By sequencing environmental DNA from Greenland, scientists have been able to reconstruct the region’s ecosystem 2 million years ago. A feat.
DNA contains valuable information — sometimes about an entire environment and the species, it contains. And the advantage, for paleontologists, is that it can be preserved for millions of years. By diving into these genetic traces, we then go back in time. This is what scientists managed to do for a study published on December 7, 2022, in Nature.
At a site in Greenland, researchers have succeeded in taking DNA from sediments frozen in permafrost. So old, in fact, that these date back 2 million years. The research team then sequenced these findings to extract information. And then a whole world emerged from these data. A world all the more foreign that at this precise time in Greenland the region was warmer than today.
“A new chapter covering an additional million years of history has finally been opened and, for the first time, we can directly examine the DNA of an ecosystem that has passed so far back in time “, enthuses the head of the Eske Willerslev team. “DNA can degrade quickly, but we have shown that, given the right circumstances, we can now go back further in time than anyone would have dared to imagine.”
Mastodons prowled Greenland
The genetic reconstruction of this environment shows a very vast biodiversity — more than today. Reindeer, hares, lemmings, animals similar to deer, and black geese lived on the lands of Greenland at that time, where there were also, on the flora side, birches, spruces, and poplars. Several plants discovered in the DNA are unable to grow on permafrost, a valuable clue to represent this ecosystem.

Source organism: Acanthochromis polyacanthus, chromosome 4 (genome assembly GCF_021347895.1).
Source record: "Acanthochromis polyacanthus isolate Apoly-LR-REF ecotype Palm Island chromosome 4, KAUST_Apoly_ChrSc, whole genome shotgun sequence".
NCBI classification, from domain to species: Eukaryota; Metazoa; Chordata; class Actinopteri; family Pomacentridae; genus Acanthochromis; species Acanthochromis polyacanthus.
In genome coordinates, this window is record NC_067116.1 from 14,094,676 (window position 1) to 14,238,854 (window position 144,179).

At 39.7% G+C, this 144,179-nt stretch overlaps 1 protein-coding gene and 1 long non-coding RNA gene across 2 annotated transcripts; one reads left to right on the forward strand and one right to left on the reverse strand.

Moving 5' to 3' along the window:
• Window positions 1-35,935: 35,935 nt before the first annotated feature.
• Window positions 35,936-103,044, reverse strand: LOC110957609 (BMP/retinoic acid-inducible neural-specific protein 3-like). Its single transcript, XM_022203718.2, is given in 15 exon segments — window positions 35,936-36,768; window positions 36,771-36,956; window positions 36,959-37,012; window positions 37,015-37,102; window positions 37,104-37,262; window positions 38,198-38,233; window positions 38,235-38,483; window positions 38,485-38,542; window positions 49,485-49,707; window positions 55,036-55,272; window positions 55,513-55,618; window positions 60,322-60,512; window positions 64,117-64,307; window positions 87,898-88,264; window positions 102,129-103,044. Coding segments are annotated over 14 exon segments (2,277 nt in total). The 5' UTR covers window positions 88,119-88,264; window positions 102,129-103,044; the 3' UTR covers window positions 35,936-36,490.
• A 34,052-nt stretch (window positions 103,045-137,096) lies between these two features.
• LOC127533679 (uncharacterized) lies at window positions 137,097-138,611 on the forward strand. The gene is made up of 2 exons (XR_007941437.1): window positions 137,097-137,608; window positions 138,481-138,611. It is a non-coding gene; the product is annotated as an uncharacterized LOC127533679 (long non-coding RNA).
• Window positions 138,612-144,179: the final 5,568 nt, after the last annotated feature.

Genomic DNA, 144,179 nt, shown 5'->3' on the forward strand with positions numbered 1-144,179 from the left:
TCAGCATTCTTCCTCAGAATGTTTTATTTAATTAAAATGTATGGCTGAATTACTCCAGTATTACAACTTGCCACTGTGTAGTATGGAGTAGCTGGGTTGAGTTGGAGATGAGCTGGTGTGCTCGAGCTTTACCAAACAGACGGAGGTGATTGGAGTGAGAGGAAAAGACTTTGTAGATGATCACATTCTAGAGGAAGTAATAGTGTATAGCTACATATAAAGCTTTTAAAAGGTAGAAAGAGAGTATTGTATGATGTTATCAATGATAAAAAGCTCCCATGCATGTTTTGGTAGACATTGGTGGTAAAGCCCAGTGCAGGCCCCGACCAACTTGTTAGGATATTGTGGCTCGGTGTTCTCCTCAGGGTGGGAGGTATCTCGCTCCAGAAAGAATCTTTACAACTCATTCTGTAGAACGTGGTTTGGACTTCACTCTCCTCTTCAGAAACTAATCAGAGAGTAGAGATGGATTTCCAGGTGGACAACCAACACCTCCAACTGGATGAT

The famous mastodons were also present – which is a real discovery since it was previously thought that the range of these animals (of the same order as elephants and mammoths, but not of the family) did not extend to Greenland.
They are not mammoths or elephants, but mastodondes! They belong to the same order, but not to the same family. Source: Beth Zaikenjpg
Added to the cartography of this lost world, are many unicellular microorganisms (bacteria, fungi). The next stage of this research is also the relationship between all these living beings: how did the biological interaction between animals, plants, and microorganisms work?
This work also has a very current interest: it is paleoclimatology. Studying past climates and ecosystems provides insight into current human-caused climate change. Including how species may or may not adapt.